Just be careful adding it. Too much is a bad thing and after adding, it takes a week to show up on test results. Be sure to read pool school too.

    I hope this helps.

    - Bill
    24,000gal IG gunnite pool+spillover spa, DE filter, IntelliFlo VS 3050
    EasyTouch 4 + IC40 SWCG, TF-100

  3. Back To Top    #3
    JasonLion's Avatar
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    May 2007
    Location
    Silver Spring, MD
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    Re: Alkalinity Testing Inconsistency

    1) That isn't one of the kits we recommend. While it can give you numbers that are better than what many pool stores can do, it won't be as reliable as the better test kits. Everything depends on having reliable test results. If you don't know what is going on in the water there is no way to treat it properly and you will end up wasting time and spending more money fighting the wrong problems because you have the wrong numbers.
    2) Waiting one hour with the pump running is fine for most chemicals. CYA and salt are the main exceptions. CYA requires a week, and salt 24 hours.
    3) Yes. Fresh plaster will raise the PH, TA, and CH levels quite quickly for the first three or four weeks, and more slowly for up to a year. You need to keep control over the PH or you are likely to get calcium scaling.
    4) The liquid CYA/conditioner is by far the most expensive form of CYA. Granular is about half the price.
    19K gal, vinyl, 1/2 HP WhisperFlo pump, 200 sqft cartridge filter, AutoPilot Digital SWG, Dolphin Dynamic cleaning robot
    Creator of PoolMath and Pool Calculator. Other handy links: Support this site, TF Test Kits, Pool School

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    Join Date
    Jul 2012
    Location
    Bakersfield, CA
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    Re: Alkalinity Testing Inconsistency

    Thanks. I am sure I'll end up buying the better test kit. But I also have to point out I used this same kit on my last saltwater pool and both pools had/have clear water. I'll admit tho, my last pool, when the water got fairly warm (90F !!!), had a spout of black algae. Leslie's gladly sold me some phosphate remover and algaecide.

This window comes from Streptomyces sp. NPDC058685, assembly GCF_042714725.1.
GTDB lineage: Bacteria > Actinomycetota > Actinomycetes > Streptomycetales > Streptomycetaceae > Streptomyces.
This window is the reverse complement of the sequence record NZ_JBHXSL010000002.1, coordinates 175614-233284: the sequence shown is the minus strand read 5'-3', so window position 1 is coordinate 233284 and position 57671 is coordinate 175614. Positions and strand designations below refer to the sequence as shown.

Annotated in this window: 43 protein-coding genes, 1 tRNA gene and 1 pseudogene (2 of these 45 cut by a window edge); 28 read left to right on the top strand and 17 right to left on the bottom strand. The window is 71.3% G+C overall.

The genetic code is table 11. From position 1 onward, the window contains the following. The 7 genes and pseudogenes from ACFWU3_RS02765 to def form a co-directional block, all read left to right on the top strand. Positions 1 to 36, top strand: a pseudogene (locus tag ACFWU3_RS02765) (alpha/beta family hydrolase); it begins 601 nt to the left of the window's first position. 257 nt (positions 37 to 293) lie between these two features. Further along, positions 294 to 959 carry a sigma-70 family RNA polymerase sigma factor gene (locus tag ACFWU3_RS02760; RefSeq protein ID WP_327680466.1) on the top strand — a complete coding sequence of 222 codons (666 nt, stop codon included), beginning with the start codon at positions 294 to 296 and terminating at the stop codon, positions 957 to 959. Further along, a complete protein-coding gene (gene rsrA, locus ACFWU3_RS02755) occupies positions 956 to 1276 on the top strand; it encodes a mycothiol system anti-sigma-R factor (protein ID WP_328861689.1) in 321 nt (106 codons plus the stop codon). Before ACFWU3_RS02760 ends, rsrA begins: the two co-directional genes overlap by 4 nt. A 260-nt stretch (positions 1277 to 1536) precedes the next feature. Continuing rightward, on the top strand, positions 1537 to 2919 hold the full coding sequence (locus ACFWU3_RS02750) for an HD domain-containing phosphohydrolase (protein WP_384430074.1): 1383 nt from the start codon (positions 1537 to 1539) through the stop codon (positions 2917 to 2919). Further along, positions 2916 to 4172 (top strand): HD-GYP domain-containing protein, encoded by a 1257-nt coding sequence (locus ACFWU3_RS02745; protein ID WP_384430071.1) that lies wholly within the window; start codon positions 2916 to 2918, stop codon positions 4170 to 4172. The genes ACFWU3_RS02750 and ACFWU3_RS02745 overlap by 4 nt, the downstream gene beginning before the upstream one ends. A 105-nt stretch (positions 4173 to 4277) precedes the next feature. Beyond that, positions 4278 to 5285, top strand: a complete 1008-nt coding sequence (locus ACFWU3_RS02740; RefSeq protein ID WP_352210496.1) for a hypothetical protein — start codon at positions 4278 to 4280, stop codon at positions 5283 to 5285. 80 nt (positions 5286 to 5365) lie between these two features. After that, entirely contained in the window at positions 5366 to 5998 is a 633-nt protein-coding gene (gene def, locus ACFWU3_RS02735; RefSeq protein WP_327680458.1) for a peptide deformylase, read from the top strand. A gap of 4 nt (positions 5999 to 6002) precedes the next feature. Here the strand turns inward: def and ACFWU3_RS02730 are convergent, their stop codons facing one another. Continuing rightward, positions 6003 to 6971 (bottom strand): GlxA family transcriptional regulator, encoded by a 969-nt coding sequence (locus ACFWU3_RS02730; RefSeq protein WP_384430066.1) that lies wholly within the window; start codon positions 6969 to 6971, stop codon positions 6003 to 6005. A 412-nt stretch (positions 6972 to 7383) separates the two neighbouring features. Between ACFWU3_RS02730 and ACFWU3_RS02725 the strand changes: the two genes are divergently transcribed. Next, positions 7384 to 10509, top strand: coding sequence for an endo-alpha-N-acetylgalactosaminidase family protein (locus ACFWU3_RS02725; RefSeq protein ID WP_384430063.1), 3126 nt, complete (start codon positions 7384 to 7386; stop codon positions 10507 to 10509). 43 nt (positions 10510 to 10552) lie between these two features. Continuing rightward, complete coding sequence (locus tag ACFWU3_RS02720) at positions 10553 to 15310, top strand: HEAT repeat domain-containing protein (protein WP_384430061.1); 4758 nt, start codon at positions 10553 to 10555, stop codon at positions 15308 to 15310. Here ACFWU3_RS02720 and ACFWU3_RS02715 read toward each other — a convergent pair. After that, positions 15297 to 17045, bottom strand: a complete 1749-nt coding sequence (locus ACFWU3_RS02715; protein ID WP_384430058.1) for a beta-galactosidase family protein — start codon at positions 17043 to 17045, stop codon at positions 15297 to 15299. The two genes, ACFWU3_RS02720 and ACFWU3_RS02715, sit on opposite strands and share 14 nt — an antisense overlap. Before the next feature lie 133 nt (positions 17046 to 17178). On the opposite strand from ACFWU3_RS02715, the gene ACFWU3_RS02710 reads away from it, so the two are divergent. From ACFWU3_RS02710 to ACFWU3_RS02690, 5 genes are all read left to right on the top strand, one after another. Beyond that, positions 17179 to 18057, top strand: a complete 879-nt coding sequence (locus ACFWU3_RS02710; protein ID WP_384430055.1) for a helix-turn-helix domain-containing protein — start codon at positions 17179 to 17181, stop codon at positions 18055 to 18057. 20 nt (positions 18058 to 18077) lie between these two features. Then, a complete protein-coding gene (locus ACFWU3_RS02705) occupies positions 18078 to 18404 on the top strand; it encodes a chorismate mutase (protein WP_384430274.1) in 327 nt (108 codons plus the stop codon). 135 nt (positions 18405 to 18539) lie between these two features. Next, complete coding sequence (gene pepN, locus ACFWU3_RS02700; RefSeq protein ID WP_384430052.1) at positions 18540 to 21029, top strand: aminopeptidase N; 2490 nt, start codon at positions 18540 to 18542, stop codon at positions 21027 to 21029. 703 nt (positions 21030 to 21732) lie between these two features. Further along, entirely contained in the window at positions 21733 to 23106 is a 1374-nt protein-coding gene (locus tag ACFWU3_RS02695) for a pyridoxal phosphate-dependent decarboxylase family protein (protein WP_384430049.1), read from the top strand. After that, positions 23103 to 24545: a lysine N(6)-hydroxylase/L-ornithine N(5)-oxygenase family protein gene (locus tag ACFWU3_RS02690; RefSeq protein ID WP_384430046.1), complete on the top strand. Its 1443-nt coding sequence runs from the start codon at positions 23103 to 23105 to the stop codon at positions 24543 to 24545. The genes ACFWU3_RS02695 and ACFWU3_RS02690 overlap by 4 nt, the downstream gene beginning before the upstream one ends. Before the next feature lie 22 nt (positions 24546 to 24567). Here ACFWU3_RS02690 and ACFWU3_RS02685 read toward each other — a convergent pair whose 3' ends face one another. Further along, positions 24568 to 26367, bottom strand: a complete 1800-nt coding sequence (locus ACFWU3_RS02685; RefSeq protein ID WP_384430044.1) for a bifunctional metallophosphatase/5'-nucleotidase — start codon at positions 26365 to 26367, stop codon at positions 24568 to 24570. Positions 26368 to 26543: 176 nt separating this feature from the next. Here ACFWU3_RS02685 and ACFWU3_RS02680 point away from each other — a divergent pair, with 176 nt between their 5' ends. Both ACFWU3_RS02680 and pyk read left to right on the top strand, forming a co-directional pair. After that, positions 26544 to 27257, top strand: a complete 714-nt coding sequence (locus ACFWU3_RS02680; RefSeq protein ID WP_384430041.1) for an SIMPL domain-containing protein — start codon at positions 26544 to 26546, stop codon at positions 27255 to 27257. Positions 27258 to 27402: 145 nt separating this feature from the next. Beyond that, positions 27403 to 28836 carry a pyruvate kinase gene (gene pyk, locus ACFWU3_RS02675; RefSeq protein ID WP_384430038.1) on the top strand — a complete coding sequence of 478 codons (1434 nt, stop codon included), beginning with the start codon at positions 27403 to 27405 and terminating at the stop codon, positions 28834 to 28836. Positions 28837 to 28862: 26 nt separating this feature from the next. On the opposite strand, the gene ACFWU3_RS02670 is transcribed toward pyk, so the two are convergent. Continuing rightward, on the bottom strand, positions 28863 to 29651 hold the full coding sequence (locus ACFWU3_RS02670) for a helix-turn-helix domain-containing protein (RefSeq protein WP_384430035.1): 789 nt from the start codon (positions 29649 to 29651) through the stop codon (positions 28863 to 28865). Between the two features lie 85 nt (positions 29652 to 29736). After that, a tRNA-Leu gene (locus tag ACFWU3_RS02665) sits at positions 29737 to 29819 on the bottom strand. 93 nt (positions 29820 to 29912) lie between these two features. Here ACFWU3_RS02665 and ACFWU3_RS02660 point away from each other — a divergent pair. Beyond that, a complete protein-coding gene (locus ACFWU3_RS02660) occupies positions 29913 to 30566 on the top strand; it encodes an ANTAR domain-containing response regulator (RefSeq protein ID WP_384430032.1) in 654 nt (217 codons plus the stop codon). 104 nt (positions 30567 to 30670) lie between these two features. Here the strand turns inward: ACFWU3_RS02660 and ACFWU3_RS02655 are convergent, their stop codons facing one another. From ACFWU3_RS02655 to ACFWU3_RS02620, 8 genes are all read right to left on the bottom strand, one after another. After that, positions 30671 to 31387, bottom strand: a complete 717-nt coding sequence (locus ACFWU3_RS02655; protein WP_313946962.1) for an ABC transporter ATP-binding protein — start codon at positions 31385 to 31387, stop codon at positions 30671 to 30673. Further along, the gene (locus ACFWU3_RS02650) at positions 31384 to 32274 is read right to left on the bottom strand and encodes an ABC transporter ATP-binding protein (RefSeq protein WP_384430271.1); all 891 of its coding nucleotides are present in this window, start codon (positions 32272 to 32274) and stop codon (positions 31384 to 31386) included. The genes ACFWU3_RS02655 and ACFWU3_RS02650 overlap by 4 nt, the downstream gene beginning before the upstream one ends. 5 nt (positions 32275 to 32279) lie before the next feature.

I read the pool school but I still don't quite understand why lower alkalinity levels are recommended for saltwater pools. Could you explain rational. I was under the impression higher alkalinity = bigger buffer which resisted changing pH.
    IG 14,000 gallon, plaster, SWG Pentair IC40, cartridge filter, S/U April 2012

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    JasonLion's Avatar
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    May 2007
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    Silver Spring, MD
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    Re: Alkalinity Testing Inconsistency

    High TA does two unrelated things. First it buffers PH changes, so it takes more to shift the PH. And second, higher TA puts upward pressure on the PH, so that PH drifts up slowly, more quickly the higher the TA. How quickly the PH actually drifts depends on a number of factors, one of the larger of which is the amount of aeration the pool is getting. A standard pool gets very little aeration (unless there are lots of kids swimming), but a SWG produces lots and lots of tiny bubbles, which are quite effective at aerating the water.

    To sum up, more PH drift at higher TA. More PH drift at lower PH. More PH drift with more aeration.
    19K gal, vinyl, 1/2 HP WhisperFlo pump, 200 sqft cartridge filter, AutoPilot Digital SWG, Dolphin Dynamic cleaning robot
    Creator of PoolMath and Pool Calculator. Other handy links: Support this site, TF Test Kits, Pool School